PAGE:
Competing with the top-of-the-line offerings from Rosen in the installed visor market are two product lines from Vantage Plane Plastics, a company well-established in the PMA replacement plastic field. While Vantage also sells the Rosen line, they offer ARFC visors for Cessnas and Ayers visors for Beechcraft and experimental aircraft. Like theRosens, ARFC visors use the original mounting points and have a dark lens that pivots down from a single axis mounting point. Vantage has a long list of Cessna approvals for its visors, most priced at $192.79, although some sell for $225.50. Specs on the installation documentation describe the lenses as cast acrylic Lucite.
The ARFC products we examined are robustly made, but not, in our view, quite up to Rosen quality. (But then they cost half as much.) The sample we were sent had a stiff metal bracket riveted to the lens and the lens itself was dark and optically true.
A step up is the Ayers visor system from Vantage. We would say this product is in the Rosen style, with a dark lens attached to a concentric rod arrangement that allows lateral adjustment across the width of the cockpit.
The attach point is a base that screws into existing mounts. At $399.95, the Ayers products are priced to compete with Rosen, but only Beechcraft airplanes are approved. Also, we noted that the edges of the lens were sharp and could have used some dressing with Scotch-Brite.
For owners not ready to invest in Rosens or not disposed toward mounted visors, there are plenty of inexpensive stick-on choices.
One of the most effective, in our view, is the RAM Universal Sun Visor. RAM makes ball-and-socket mounts—RAM means Round-A-Mount—and in its prodigious line is a standard suction cup that sticks like glue to smooth surfaces. To this, RAM attached a dark tinted lens via an articulated socket arm. The suction cup can be mounted on a side window or a windshield, as long as the surface isn’t too curved.
We tried this product in a Bonanza and found that the bottom edge of the lens could be adjusted to the top of the glareshield, shielding the eyes entirely from direct glare. It’s a bit awkward to adjust and is probably best suited for occasional use, but at about $70 complete, depending on vendor, it’s well made and a good value against more expensive permanently installed visors.
For aircraft with interior exposed tubing, RAM has a clamp mount called the Claw that can be used in lieu of the suction cup. For storing the lens when not in use, we think a felt bag would be a good idea.
We found several other stick-ons suitable for occasional use, ranging from the Dim-It and Sun Spot moveable visor, the Adjustavisor and the Slap On Sun Visor. The principle is the same for all of these products, even if the execution varies. The Dim-It and Spot have suction cups and are simply placed to block the glare. The Dim-It is rectangular and larger than the Spot. Depending on source, it varies in price from $7.95 to $11.95. The Spot retails for $13.95 from Aircraft Spruce and Spruce also has a circular Dim-It version called the Mini Dim-It shade for $6.95.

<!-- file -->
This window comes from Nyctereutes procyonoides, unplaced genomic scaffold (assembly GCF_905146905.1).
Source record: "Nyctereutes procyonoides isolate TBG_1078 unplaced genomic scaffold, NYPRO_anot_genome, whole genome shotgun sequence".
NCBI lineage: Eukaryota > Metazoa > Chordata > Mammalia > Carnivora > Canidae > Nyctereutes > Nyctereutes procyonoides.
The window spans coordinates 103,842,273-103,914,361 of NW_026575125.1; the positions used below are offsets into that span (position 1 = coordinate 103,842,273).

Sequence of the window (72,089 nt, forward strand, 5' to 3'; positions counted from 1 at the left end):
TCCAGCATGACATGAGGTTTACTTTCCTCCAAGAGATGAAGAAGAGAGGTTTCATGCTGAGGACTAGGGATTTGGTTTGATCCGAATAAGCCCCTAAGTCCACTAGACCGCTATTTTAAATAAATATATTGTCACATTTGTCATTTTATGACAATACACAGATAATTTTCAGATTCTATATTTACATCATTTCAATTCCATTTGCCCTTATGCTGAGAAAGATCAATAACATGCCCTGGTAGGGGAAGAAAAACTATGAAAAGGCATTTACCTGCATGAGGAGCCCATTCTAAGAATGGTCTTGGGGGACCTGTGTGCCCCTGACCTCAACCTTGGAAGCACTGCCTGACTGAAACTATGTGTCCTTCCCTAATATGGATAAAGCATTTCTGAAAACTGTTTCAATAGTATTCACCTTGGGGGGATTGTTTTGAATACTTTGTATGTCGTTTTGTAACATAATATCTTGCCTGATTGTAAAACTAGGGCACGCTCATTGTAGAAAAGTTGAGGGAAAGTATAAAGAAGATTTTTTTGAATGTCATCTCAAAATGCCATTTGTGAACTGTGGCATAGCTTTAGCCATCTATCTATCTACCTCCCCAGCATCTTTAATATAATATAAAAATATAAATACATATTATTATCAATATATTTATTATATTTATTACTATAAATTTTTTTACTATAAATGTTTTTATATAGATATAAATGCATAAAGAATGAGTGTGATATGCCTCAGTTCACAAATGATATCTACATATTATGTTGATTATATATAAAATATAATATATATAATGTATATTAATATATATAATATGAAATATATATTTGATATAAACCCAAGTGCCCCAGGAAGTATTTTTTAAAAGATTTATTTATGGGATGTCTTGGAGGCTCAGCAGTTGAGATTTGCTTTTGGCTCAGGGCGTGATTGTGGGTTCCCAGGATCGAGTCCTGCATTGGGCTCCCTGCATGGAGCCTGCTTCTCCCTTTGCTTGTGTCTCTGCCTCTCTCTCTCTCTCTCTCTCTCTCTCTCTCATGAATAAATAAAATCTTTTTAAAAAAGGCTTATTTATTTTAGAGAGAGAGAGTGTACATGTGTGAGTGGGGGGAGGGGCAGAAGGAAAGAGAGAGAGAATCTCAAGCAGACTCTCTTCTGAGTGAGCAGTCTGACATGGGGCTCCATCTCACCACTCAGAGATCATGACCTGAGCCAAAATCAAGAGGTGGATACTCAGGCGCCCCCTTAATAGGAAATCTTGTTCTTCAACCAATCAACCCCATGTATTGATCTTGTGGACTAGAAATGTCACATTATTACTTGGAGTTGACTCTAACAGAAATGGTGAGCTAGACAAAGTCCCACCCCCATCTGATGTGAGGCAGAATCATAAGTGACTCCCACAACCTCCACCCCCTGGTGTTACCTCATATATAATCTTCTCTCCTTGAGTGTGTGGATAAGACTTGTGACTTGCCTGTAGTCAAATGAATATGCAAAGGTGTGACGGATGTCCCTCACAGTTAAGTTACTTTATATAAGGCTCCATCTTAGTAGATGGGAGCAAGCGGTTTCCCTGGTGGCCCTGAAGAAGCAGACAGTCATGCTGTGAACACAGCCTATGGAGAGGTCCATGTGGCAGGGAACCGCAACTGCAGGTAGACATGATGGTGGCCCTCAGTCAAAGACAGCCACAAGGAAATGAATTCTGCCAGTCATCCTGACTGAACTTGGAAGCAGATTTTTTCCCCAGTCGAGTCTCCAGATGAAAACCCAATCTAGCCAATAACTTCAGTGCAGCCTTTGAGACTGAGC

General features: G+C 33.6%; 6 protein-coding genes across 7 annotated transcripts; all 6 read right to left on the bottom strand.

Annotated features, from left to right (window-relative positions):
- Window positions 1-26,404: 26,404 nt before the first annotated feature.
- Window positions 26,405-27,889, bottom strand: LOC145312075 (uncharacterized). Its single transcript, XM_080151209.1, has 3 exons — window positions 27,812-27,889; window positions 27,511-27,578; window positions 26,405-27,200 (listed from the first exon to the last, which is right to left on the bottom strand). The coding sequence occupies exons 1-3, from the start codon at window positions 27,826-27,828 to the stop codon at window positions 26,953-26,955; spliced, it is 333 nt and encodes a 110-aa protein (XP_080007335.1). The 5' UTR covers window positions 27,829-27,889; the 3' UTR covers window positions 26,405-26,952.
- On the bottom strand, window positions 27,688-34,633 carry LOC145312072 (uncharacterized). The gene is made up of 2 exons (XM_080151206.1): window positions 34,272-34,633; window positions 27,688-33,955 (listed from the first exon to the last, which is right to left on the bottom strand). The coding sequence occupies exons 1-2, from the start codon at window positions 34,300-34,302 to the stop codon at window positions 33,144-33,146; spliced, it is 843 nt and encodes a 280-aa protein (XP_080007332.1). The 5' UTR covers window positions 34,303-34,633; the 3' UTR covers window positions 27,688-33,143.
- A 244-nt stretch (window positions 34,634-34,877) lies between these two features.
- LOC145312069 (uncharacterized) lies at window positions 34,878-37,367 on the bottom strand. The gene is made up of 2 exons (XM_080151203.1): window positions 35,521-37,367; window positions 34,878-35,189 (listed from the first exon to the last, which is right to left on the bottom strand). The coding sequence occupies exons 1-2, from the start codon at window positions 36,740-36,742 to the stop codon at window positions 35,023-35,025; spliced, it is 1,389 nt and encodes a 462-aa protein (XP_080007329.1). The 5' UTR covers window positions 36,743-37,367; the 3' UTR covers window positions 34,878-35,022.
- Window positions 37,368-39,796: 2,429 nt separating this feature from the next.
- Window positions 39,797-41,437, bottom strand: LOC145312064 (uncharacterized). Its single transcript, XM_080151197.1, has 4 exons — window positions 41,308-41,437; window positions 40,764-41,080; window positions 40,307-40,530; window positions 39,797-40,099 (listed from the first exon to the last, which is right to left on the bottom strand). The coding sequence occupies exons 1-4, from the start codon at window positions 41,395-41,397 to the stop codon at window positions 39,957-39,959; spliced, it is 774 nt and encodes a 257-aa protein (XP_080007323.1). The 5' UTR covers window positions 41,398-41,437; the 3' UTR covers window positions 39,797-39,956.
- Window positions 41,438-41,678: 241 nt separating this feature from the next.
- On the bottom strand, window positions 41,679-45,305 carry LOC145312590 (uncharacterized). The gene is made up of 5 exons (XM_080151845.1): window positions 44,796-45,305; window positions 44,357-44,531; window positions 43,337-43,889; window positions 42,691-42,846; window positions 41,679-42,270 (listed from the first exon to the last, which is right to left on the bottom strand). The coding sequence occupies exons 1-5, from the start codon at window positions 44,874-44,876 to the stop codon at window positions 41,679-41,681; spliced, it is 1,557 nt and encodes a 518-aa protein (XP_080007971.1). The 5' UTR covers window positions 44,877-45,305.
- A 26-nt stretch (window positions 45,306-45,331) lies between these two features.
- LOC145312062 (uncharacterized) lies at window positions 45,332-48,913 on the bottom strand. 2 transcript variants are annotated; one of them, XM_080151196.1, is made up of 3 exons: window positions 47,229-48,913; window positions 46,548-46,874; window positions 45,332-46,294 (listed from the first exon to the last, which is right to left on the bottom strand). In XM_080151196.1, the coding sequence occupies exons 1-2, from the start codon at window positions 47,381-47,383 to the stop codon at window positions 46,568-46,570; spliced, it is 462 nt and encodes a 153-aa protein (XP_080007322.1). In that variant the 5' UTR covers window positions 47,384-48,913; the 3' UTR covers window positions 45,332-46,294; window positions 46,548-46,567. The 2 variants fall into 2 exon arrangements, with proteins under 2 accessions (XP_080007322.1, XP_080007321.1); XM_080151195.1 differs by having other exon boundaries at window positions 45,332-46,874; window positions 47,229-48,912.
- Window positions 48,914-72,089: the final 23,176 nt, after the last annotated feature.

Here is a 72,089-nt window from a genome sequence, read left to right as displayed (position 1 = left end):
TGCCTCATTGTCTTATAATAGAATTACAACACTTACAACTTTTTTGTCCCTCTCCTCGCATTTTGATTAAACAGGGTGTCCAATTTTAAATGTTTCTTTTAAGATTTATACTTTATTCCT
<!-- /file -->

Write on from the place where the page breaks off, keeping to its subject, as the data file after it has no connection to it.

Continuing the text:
The Slap-On Sun Visor is merely a smoked sheet of heavy plastic that applies to a canopy, window or windshield where needed. It retails for between $4.95 and $7.95, depending on size. Two recommendations here: If that style appeals, buy several because they’re cheap and once wrinkled, they’re pretty much useless. Keep a sturdy mailing envelope with a cardboard sheet inside to store them and protect against damage.
One unique product that’s more of a shade than a visor is Rosen’s Crew Sun Shade. For $15.60 from Aircraft Spruce, the sun shade, as the name implies, is a collapsible translucent shade with a pair of suction cups to mount it on a windshield, rear window or canopy. It cuts glare substantially and also appears to reduce cabin temperature. The shade collapses and folds into a small zippered pouch—with effort. But it’s the neatest stowing of all the visors or shades. We suspect rear seat passengers would get the most use out of it.
For as sure as we are that everyone wants a set of Rosen visors, we’re just as sure that not everyone can afford them. But they’re top-of-the-line equipment and recommended without reservation. If you own a Cessna, lucky you. Vantage’s replacement visor is a high-value alternative to the Rosens. True, it’s not as well made, but it costs a lot less, too.
As for the stick-on shades, two stand out: The RAM Universal Sun Visor and Rosen’s collapsible sun shade. Both are well-made stand ins for expensive permanently mounted visors and will do the job of cutting dangerous or annoying glare. That’s not to dismiss the other stick-ons by any means. Any of them will do in a pinch.